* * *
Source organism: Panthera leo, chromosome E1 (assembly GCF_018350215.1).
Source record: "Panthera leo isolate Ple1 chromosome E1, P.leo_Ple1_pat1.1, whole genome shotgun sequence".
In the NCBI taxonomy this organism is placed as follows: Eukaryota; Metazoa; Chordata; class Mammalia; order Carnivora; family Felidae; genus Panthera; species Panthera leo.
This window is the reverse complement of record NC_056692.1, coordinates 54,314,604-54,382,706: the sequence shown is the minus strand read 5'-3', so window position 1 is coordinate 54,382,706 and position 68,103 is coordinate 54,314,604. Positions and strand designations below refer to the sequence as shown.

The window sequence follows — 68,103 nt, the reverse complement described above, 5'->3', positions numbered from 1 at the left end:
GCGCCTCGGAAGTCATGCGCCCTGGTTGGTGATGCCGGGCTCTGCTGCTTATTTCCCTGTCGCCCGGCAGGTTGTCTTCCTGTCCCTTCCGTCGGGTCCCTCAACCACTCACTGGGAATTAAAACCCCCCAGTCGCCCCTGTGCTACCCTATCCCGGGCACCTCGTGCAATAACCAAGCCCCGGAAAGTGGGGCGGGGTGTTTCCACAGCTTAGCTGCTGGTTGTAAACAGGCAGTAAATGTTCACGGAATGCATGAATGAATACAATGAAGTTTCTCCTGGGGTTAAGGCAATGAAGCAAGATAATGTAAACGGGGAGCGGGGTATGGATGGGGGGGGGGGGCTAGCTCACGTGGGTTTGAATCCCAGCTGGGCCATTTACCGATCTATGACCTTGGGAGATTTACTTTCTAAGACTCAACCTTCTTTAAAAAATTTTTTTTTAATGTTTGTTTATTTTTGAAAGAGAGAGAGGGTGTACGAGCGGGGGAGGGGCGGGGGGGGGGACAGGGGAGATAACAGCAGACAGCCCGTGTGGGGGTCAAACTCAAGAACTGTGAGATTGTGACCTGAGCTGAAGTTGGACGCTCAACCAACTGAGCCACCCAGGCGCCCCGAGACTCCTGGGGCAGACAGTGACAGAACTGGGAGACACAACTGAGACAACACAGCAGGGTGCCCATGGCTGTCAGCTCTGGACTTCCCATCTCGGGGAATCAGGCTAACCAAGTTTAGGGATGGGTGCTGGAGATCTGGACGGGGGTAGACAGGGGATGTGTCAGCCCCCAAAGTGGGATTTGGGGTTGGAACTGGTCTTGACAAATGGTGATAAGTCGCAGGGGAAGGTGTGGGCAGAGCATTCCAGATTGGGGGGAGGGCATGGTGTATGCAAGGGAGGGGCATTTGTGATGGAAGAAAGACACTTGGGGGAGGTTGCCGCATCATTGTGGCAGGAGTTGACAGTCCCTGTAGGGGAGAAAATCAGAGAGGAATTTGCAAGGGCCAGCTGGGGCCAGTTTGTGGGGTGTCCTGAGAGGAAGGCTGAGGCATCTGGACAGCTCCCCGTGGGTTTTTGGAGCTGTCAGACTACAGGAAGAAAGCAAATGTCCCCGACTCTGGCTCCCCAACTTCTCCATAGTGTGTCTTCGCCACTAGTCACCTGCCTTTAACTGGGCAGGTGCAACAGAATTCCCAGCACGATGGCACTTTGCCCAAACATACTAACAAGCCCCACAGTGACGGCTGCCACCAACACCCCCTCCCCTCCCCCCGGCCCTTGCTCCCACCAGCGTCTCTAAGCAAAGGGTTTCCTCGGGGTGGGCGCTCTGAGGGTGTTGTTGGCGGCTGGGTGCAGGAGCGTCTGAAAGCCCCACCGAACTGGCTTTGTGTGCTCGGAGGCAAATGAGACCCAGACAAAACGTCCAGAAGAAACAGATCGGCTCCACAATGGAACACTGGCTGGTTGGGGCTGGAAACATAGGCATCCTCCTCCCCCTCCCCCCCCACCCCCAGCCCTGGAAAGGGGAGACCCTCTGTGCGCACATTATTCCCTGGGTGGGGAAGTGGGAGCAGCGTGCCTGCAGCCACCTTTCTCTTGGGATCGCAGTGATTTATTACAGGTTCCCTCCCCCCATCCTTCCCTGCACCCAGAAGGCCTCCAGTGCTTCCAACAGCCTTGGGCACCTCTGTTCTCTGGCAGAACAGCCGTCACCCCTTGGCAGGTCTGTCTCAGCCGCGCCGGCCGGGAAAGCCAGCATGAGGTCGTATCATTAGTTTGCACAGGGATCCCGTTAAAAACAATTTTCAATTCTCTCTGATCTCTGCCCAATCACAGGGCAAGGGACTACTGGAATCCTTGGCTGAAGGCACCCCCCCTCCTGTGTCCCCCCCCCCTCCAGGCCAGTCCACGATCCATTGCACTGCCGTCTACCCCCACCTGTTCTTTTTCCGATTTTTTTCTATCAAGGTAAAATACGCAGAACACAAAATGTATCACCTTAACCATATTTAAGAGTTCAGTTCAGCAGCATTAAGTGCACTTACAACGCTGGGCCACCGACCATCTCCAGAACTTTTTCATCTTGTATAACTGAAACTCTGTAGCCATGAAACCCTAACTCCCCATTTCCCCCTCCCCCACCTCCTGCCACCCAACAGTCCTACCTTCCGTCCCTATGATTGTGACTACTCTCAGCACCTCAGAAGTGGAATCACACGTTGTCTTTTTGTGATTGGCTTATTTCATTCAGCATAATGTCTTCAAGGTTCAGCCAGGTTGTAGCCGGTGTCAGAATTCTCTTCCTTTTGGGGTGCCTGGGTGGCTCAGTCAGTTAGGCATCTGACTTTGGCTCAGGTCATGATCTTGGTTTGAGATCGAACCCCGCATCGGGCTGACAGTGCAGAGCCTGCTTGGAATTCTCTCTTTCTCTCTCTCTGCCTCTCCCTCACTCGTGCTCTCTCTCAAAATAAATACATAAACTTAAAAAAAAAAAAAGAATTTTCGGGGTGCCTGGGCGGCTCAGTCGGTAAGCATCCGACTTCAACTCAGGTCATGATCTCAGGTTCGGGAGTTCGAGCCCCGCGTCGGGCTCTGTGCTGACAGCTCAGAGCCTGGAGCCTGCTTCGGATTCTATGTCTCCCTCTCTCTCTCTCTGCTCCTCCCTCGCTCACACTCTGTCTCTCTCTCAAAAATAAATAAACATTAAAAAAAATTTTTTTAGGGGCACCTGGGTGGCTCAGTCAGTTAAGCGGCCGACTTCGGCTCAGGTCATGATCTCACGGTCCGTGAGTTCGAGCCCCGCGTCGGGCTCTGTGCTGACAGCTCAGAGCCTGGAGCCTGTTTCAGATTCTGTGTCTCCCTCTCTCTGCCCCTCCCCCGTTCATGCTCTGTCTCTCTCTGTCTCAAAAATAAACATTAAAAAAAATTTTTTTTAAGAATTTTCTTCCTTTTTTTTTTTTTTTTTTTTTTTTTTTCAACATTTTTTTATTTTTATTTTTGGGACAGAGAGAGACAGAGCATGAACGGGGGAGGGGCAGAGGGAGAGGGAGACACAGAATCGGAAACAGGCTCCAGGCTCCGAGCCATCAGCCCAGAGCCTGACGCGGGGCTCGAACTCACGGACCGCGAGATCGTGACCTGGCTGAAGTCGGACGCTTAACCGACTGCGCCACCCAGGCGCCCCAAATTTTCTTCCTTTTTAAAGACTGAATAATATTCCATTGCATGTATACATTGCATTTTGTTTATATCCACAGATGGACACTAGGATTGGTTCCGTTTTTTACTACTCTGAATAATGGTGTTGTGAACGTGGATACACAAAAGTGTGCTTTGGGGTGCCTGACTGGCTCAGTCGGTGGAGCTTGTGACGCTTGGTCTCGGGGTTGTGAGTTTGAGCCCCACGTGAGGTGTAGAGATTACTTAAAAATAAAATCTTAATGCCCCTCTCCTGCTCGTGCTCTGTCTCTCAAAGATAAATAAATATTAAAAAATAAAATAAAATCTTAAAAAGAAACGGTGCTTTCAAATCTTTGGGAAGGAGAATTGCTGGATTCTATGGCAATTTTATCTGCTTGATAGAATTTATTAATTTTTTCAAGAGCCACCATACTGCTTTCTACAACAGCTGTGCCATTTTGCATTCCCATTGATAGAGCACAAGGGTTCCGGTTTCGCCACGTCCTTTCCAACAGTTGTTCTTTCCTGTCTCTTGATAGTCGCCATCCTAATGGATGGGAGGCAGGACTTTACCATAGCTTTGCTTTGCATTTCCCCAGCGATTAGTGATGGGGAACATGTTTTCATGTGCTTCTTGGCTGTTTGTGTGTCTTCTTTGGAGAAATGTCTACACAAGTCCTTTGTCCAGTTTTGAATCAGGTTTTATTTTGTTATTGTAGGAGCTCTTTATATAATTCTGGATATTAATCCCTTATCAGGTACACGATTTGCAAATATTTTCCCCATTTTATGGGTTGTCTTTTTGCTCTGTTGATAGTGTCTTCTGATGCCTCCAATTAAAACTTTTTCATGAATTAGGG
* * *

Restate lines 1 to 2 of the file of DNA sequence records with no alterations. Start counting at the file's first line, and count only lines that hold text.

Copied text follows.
Source organism: Panthera leo, chromosome E1 (assembly GCF_018350215.1).
Source record: "Panthera leo isolate Ple1 chromosome E1, P.leo_Ple1_pat1.1, whole genome shotgun sequence".